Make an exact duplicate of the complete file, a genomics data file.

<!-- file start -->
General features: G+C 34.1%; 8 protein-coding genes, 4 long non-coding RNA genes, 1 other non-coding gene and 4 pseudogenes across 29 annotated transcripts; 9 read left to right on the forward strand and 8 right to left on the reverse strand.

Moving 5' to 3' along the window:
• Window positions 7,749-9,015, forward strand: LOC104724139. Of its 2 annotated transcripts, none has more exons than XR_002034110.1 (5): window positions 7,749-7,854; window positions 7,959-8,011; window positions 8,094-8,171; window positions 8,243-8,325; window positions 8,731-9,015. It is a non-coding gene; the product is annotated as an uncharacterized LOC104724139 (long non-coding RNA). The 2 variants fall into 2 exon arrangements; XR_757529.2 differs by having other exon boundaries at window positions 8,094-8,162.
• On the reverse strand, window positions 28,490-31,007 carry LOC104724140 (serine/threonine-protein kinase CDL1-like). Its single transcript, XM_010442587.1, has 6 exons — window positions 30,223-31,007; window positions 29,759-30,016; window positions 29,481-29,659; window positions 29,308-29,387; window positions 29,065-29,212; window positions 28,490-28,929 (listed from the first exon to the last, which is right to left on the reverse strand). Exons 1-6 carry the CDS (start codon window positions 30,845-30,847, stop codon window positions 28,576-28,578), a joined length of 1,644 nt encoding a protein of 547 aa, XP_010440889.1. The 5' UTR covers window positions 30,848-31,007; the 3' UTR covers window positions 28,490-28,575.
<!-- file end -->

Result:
General features: G+C 34.1%; 8 protein-coding genes, 4 long non-coding RNA genes, 1 other non-coding gene and 4 pseudogenes across 29 annotated transcripts; 9 read left to right on the forward strand and 8 right to left on the reverse strand.

Moving 5' to 3' along the window:
• Window positions 7,749-9,015, forward strand: LOC104724139. Of its 2 annotated transcripts, none has more exons than XR_002034110.1 (5): window positions 7,749-7,854; window positions 7,959-8,011; window positions 8,094-8,171; window positions 8,243-8,325; window positions 8,731-9,015. It is a non-coding gene; the product is annotated as an uncharacterized LOC104724139 (long non-coding RNA). The 2 variants fall into 2 exon arrangements; XR_757529.2 differs by having other exon boundaries at window positions 8,094-8,162.
• On the reverse strand, window positions 28,490-31,007 carry LOC104724140 (serine/threonine-protein kinase CDL1-like). Its single transcript, XM_010442587.1, has 6 exons — window positions 30,223-31,007; window positions 29,759-30,016; window positions 29,481-29,659; window positions 29,308-29,387; window positions 29,065-29,212; window positions 28,490-28,929 (listed from the first exon to the last, which is right to left on the reverse strand). Exons 1-6 carry the CDS (start codon window positions 30,845-30,847, stop codon window positions 28,576-28,578), a joined length of 1,644 nt encoding a protein of 547 aa, XP_010440889.1. The 5' UTR covers window positions 30,848-31,007; the 3' UTR covers window positions 28,490-28,575.